Reading a PhD dissertation draft on Asia Minor and came across a reference to this coin type and others issued in the name of Cicero during his time as governor in the province of Cilicia (51/0 BC).
Other known specimens include:
M TVLLIVS M F CICIIRON (sic) PROCOS above (STUMPF 91): Berlin 35/1909 = Hirsch 21, 16 Nov. 1908, 3550; M – TVLLIVS / IMP above (STUMPF 92-93, PINDER 201): Paris 2726; Athens = Hierapytna hoard; Berlin (Löbbecke); Berlin 453/1891; ANS 1967.144.1 = Leu and Münzen und Medaillen; 3 Dec. 1965 (Niggeler), 419 (but TVLLIV / IMP)
[I disagree with the reading of the ANS specimen. I think a small badly formed S is visible after the V.]
Anyway, I’m throwing it up here because these cistophori don’t get enough press in the average undergraduate or graduate classroom when Cicero’s governorship is discussed.
For more on this chapter in Cicero’s career the thing to read is:
Magnus Wistrand: Cicero Imperator. Studies in Cicero’s correspondence 51–47 BC. (Studia Graeca et Latina Gothoburgensia, XLI.) Pp. viii + 230. Göteborg: Acta Universitatis Gothoburgensis, 1979. Paper.
To read about how Cicero became Imperator in his own words click here.
Reading time is short for this draft so I must crack on. More later. We sure want to connect this caduceus with our early discussions of its symbolism…Not to mention IMP as a coin legend.
Back on 14 August 2013 I was rambling on about Sulla’s numismatic peers especially in relation to the use of the self-identifier IMPERATOR. I’ve always been a little uncomfortable with the first instance of this honorific on coins being attributed to Fimbria. Not that after murdering his commander and taking his army and sacking Troy I thought he wasn’t an arrogant enough @$$hole to do so. [I really dislike Fimbria: he’s my least favorite Roman and they were generally a bad lot.] It’s just he didn’t strike me as very creative or trend-setting. Why would Sulla be copying him? Did they really come up with it each independently? Well, turns out we have C. Papius C. f. Mutilus to thank for this innovation. Yup. That’s right. One of the most notable of the Social War generals. A Samnite enemy of Rome eventually defeated by Sulla. His coinage is pretty famous too:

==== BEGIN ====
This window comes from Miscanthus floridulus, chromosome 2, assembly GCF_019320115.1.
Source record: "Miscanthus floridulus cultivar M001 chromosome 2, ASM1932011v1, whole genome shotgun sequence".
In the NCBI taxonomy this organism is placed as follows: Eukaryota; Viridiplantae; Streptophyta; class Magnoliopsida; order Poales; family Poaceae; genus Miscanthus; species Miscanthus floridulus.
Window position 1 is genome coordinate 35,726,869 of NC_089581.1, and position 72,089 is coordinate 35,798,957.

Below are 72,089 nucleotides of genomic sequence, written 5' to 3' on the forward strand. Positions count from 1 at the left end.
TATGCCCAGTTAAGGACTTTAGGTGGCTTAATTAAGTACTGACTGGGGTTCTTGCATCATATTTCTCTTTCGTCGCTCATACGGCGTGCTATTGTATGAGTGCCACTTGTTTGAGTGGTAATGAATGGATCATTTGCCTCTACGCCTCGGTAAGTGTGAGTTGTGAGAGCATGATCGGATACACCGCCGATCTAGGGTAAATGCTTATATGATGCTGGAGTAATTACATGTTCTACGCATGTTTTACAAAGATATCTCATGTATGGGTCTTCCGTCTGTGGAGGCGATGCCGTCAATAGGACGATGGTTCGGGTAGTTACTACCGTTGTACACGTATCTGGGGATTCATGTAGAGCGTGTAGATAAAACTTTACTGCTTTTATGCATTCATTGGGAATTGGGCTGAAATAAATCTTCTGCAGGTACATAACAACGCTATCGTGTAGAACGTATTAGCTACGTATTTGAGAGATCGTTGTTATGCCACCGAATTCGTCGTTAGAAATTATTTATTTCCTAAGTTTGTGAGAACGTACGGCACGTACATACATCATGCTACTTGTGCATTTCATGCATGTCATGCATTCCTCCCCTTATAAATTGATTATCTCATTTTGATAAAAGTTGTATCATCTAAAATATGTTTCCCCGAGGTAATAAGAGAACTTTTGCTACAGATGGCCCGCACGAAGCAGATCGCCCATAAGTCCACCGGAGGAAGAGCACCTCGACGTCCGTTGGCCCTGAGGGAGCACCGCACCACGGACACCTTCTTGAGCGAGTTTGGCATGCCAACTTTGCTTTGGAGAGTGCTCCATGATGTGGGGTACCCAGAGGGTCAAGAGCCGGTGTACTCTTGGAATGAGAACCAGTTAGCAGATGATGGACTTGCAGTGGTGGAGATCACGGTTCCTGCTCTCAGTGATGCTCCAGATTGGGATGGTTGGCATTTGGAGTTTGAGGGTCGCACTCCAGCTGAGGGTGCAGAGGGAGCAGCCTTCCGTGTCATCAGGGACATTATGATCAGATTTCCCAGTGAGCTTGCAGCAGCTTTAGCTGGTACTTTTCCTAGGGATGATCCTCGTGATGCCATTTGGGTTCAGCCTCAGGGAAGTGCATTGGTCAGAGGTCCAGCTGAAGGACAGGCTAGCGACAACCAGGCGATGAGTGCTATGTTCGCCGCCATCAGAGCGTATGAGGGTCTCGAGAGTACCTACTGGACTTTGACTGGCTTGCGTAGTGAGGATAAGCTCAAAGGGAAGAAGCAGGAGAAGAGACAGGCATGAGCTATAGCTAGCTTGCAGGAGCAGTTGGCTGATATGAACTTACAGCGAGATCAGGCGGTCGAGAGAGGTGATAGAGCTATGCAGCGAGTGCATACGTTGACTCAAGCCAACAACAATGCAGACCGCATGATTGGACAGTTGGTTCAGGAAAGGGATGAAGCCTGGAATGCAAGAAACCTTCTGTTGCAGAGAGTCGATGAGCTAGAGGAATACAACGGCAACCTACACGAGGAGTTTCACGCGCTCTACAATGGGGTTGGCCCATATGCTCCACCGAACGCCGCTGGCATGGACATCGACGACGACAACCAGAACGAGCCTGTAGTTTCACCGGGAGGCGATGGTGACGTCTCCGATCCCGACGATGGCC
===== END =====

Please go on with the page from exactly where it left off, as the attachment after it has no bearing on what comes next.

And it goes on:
So it doesn’t really say Imperator as that’s Latin. It says, reading right to left, EMBRATUR, in Oscan, but the title has the same meaning in a very closely related language and cultural milieu.
The coins struck in Mutilus’ name use the same types as those used by the Marsic confederation and are clearly part of the same series, but Mutilus’ ability to use the coinage for the promotion of his own standing and especially his honorific title clearly had a lasting impact.
[A. Burnett raises the possibility of Mutilus inspiring Sulla briefly in general terms on p. 170 of his ‘The coinage of the Social War’ In Coins of Macedonia and Rome: Essays in Honor of Charles Hersh, edited by A. Burnett, U. Wartenberg, and R. Witschonke, 165-172. London: Spink)]
I’m rushing to finish a chapter prior to leaving for Turkey and am generally frantic, but this observation was so fun I couldn’t not share!
Sulla struck a significant series of coins in gold and silver during his return from the East after brokering a peace deal with Mithridates at the Dardenelles and marching on Rome. On that coinage, he identifies himself by the title “Imperator”, the acclamation given to a commanding general after his first major successful battle by his own troops (i.e. Roman citizens under arms).
He wasn’t the first to use this title on a coin to mark out his authority. That honor goes to the murderous, mutinous Fimbria (he even sacked Troy!):
What’s noticeable is how Sulla doesn’t get to monopolize this honor amongst even his followers:
This specimen was probably minted in Massalia as C. Valerius Flaccus, proconsul in Gaul, sets out againt Sertorius c. 82 BC. Notice how like Fimbria (HIS BROTHER’S MURDERER!) – sorry for shouting I got excited – he combines the title with the iconography of the legionary standard. His Wikipedia page is remarkably thorough and well written, although again I didn’t check the accuracy.
This type was issued by Q. Caecilius Metellus Pius. On the other type in this series he includes his initials so we we’re sure, but keeping the ‘I’ for Imperator at the end:
Metellus’ career and pedigree certainly rivaled that of other men of his generation. What does all this tell us? Mostly that Sulla may have set norms but that his peers did not assume they could not match him.